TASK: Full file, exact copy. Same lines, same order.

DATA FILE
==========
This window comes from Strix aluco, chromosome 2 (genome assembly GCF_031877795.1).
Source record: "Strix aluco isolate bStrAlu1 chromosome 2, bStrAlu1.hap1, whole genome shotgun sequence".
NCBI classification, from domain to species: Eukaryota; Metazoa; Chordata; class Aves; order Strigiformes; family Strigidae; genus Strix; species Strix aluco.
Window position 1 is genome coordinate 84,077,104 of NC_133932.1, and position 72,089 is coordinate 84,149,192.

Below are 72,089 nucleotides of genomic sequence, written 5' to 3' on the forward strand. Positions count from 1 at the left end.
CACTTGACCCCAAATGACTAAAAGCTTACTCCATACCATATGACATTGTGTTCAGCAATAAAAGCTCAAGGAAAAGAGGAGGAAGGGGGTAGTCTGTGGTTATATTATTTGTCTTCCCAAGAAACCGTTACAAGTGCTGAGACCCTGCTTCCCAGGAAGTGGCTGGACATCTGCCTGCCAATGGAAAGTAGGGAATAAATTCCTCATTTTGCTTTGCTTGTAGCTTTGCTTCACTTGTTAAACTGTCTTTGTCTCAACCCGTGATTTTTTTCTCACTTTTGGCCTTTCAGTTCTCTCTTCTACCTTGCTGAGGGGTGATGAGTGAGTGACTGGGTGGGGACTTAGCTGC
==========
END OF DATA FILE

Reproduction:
This window comes from Strix aluco, chromosome 2 (genome assembly GCF_031877795.1).
Source record: "Strix aluco isolate bStrAlu1 chromosome 2, bStrAlu1.hap1, whole genome shotgun sequence".
NCBI classification, from domain to species: Eukaryota; Metazoa; Chordata; class Aves; order Strigiformes; family Strigidae; genus Strix; species Strix aluco.
Window position 1 is genome coordinate 84,077,104 of NC_133932.1, and position 72,089 is coordinate 84,149,192.

Below are 72,089 nucleotides of genomic sequence, written 5' to 3' on the forward strand. Positions count from 1 at the left end.
CACTTGACCCCAAATGACTAAAAGCTTACTCCATACCATATGACATTGTGTTCAGCAATAAAAGCTCAAGGAAAAGAGGAGGAAGGGGGTAGTCTGTGGTTATATTATTTGTCTTCCCAAGAAACCGTTACAAGTGCTGAGACCCTGCTTCCCAGGAAGTGGCTGGACATCTGCCTGCCAATGGAAAGTAGGGAATAAATTCCTCATTTTGCTTTGCTTGTAGCTTTGCTTCACTTGTTAAACTGTCTTTGTCTCAACCCGTGATTTTTTTCTCACTTTTGGCCTTTCAGTTCTCTCTTCTACCTTGCTGAGGGGTGATGAGTGAGTGACTGGGTGGGGACTTAGCTGC